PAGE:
Using a pre-trained model to compress an image

In the models directory, you’ll find a python script tfci.py. Download the file and run:

python tfci.py -h

This will give you a list of options. Briefly, the command

python tfci.py compress <model> <PNG file>

will compress an image using a pre-trained model and write a file ending in .tfci. Execute python tfci.py models to give you a list of supported pre-trained models. The command

python tfci.py decompress <TFCI file>

will decompress a TFCI file and write a PNG file. By default, an output file will be named like the input file, only with the appropriate file extension appended (any existing extensions will not be removed).

Training your own model

The models directory contains an implementation of the image compression model described in:

“End-to-end optimized image compression”
J. Ballé, V. Laparra, E. P. Simoncelli

To see a list of options, download the file bls2017.py and run:

python bls2017.py -h

To train the model, you need to supply it with a dataset of RGB training images. They should be provided in PNG format. Training can be as simple as the following command:

python bls2017.py --verbose train --train_glob="images/*.png"

This will use the default settings. The most important parameter is --lambda, which controls the trade-off between bitrate and distortion that the model will be optimized for. The number of channels per layer is important, too: models tuned for higher bitrates (or, equivalently, lower distortion) tend to require transforms with a greater approximation capacity (i.e. more channels), so to optimize performance, you want to make sure that the number of channels is large enough (or larger). This is described in more detail in:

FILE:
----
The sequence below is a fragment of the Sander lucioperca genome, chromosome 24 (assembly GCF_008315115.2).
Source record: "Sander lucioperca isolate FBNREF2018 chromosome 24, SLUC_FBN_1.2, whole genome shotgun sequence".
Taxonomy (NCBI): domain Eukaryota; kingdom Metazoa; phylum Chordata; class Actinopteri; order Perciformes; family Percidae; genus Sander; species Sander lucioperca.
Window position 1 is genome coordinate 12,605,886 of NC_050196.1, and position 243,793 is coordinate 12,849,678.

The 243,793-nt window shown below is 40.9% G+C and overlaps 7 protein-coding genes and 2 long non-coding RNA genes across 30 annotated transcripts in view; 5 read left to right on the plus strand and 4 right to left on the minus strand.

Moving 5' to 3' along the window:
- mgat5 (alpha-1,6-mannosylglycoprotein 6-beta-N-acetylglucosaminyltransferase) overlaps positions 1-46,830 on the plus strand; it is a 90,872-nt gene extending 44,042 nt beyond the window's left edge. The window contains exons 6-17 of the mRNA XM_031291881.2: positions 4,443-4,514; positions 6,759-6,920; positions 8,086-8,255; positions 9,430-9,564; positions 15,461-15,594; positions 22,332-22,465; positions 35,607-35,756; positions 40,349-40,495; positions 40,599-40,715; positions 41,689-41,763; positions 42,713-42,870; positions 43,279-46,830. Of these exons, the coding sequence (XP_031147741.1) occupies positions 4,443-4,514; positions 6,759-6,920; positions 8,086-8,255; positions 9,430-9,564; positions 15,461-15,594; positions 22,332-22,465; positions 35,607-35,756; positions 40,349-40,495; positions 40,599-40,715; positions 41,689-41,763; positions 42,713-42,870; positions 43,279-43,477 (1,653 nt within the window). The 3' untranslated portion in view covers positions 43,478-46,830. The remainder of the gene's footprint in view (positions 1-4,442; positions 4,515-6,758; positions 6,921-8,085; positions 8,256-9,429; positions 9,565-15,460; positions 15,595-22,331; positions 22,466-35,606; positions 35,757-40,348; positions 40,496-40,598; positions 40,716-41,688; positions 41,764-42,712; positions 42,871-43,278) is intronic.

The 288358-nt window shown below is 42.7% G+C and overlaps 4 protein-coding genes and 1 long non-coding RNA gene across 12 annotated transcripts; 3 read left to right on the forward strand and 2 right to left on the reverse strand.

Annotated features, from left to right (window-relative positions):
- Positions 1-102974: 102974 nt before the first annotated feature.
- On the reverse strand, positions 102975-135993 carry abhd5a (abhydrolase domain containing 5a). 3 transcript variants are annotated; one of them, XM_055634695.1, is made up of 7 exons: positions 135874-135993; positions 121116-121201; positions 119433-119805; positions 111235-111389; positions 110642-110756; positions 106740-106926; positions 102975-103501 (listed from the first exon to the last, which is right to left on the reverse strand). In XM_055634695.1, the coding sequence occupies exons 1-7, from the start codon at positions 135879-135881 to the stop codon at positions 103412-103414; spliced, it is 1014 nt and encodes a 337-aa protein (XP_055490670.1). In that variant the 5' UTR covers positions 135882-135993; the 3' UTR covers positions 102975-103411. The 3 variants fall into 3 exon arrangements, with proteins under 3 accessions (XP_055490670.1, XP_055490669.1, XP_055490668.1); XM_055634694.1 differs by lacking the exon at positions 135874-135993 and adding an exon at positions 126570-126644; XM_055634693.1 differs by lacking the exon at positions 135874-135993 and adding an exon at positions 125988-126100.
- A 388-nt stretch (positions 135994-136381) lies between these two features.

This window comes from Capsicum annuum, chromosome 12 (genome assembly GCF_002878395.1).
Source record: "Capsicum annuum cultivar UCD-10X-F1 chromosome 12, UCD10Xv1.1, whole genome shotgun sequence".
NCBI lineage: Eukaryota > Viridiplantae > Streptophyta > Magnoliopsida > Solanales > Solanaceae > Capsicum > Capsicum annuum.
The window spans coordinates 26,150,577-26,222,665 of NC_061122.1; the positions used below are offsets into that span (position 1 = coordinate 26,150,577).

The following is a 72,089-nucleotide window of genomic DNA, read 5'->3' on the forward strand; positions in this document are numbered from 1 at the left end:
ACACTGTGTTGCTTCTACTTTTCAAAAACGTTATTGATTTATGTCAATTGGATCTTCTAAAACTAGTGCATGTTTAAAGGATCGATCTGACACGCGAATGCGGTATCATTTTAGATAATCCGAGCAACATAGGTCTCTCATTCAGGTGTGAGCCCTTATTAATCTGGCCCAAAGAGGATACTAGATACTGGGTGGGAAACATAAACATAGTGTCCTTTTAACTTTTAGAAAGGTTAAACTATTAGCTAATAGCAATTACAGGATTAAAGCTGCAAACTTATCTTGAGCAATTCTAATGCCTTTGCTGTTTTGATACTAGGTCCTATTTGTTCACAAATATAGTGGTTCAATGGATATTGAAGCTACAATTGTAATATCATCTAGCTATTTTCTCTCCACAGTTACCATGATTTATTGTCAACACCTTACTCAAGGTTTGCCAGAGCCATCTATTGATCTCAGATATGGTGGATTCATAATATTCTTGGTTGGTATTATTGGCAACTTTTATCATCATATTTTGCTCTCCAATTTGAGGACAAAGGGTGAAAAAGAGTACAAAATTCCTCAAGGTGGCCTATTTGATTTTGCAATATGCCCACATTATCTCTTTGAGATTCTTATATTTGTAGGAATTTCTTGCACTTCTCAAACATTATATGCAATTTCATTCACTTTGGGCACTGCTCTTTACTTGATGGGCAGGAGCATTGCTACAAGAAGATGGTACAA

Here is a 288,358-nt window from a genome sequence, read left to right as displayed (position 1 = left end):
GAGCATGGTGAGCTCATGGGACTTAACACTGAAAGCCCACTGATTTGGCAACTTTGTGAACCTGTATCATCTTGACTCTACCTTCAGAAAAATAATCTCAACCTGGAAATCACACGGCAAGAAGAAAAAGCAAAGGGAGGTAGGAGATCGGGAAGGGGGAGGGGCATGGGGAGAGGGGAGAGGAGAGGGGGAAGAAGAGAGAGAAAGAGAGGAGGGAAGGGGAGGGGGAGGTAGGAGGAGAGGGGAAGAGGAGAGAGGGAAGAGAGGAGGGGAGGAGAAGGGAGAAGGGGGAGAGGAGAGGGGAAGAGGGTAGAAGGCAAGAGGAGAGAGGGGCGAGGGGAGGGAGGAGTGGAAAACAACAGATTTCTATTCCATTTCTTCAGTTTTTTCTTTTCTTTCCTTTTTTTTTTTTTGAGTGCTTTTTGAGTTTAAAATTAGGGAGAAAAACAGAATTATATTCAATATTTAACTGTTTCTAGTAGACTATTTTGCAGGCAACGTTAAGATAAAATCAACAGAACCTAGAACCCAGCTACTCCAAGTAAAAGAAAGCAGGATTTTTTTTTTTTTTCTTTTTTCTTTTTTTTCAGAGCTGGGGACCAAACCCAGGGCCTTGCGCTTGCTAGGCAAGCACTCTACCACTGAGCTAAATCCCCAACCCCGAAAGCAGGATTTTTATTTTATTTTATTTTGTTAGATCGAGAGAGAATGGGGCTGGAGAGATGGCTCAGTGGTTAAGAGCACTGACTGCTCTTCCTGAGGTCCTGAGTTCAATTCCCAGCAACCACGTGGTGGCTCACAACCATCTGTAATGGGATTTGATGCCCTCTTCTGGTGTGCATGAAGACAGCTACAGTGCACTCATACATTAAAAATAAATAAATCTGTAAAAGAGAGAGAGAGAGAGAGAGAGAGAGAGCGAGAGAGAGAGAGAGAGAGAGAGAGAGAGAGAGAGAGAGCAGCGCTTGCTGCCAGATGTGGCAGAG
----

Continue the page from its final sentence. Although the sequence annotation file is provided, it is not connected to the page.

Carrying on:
“Efficient nonlinear transforms for lossy image compression”
J. Ballé

If you wish, you can monitor progress with Tensorboard. To do this, create a Tensorboard instance in the background before starting the training, then point your web browser to port 6006 on your machine:

tensorboard --logdir=. &

When training has finished, the Python script can be used to compress and decompress images as follows. The same model checkpoint must be accessible to both commands.

python bls2017.py [options] compress original.png compressed.tfci